Discontinuity Count:0

There is an advantage using report messages for this rather than accumulating all the information in the message, because you get reports sent back as the message moves along, so if it gets stuck somewhere, say on a transmission queue of a stopped channel, you can see how far it got along the route from the most recent report message that was returned. This gives you a starting point for your investigation of why the message didn't get all the way through.

Things you can use Trace-route Messaging for

Here are some ideas of the sorts of things you might use trace-route messaging to check.

We already saw the first example of a multi-hop route through several transmission queues and several channels.

Cluster distribution

One of the classic examples quoted where trace-route messaging comes in very handy is checking the distribution across a cluster. You might be looking to check for even distribution across all the target queues, as in this diagram.

Or you might have weighting applied to the various queue manager's in your cluster, so that more of the messages go to one instance than to the others, such as this diagram where I have one particularly heavyweight queue manager that is given more of the messages than the others. By the values I have defined for CLUSWGHT on the channels, I expect the heavyweight queue manager to get 6 times as many messages to process as any of the other queue managers.

Transmission Queues

One of the simple things about a classic clustering set up was that the transmission queue was always SYSTEM.CLUSTER.TRANSMIT.QUEUE, however, there were downsides to that setup so in more recent releases, features were added to MQ's queue manager clustering to allow each channel, or set of channels, to make use of specific transmission queues. While this removes some of the downsides, it does mean that it is harder to know what queues are being used. However, the transmission queue is part of the data recorded in trace-route messaging, so it is possible to see exactly which transmission queues are in use as in this diagram.

More complex setups

There are infinitely many possibilities of how complex your setups may be that you want to discover and/or track using trace-route messaging. You might have overlapping clusters with gateway queue managers, where one gateway is supposed to be used in preference to the other. Trace-route messaging would show you whether either or both of the gateways were being used in the routes.

Creating trace-route messaging data

There are a variety of tools out there to help you to create and view IBM MQ's trace-route messaging data.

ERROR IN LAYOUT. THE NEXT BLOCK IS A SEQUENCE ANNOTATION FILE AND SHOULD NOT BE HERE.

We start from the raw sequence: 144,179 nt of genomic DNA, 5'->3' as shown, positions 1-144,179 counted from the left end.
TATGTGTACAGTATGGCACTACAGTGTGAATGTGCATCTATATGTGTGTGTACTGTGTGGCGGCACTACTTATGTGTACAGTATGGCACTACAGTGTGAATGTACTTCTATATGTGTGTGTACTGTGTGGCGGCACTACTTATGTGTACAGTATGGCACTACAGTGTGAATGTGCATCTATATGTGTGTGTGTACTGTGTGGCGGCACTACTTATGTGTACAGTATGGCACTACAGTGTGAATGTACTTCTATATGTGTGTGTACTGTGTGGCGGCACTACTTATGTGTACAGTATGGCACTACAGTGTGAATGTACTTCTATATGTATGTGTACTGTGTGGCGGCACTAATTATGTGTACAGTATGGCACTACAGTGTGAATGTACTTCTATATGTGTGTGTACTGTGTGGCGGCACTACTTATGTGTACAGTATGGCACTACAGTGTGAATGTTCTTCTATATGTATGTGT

Command Line tools

IBM MQ comes with a command line tool, dspmqrte, which will inject a special trace-route message into your network and collect up the replies. It has a plethora of options to allow you to configure the way it operates, including all the mechanisms mentioned above. There is an excellent guide to this tool that was produced in the WebSphere MQ V6 timeframe when trace-route messaging was created, by the author of the feature, that you can read here. I recommend it if you intend to use the tool.

Here's an example dspmqrte command to trace the route through the above overlapping cluster.

dspmqrte -m EXTQM1 -q APP.Q -v outline -o

Mark Taylor has written another version of dspmqrte, named dspmqrtj, which outputs it's data in JSON format. You can read about it here.

Graphical tools

The MQ Explorer has a plug-in written by Mark Taylor, MS0P, which he mentions in the above blog post. This plug-in provided the capability to drive trace-route messaging from a GUI environment, and see a pie-chart of cluster distribution.

MO71 has a Trace Message dialog which also allows you to drive trace-route messaging from a GUI environment, and see a pie-chart of cluster distribution. It provides both a textual and a pictorial version of the output to aid your understanding of the data collected. It is the reason I decided to write this post, because I spent the last week making extensive use of MQ's trace-route messaging because of a recent update to the MO71 Trace Message dialog, which you can read about here.

Morag Hughson is an MQ expert. She spent 18 years in the MQ Devt organisation before taking on her current job writing MQ Technical education courses with MQGem. She also blogs for MQGem. You can connect with her here on the IBM Community or on Twitter and LinkedIn.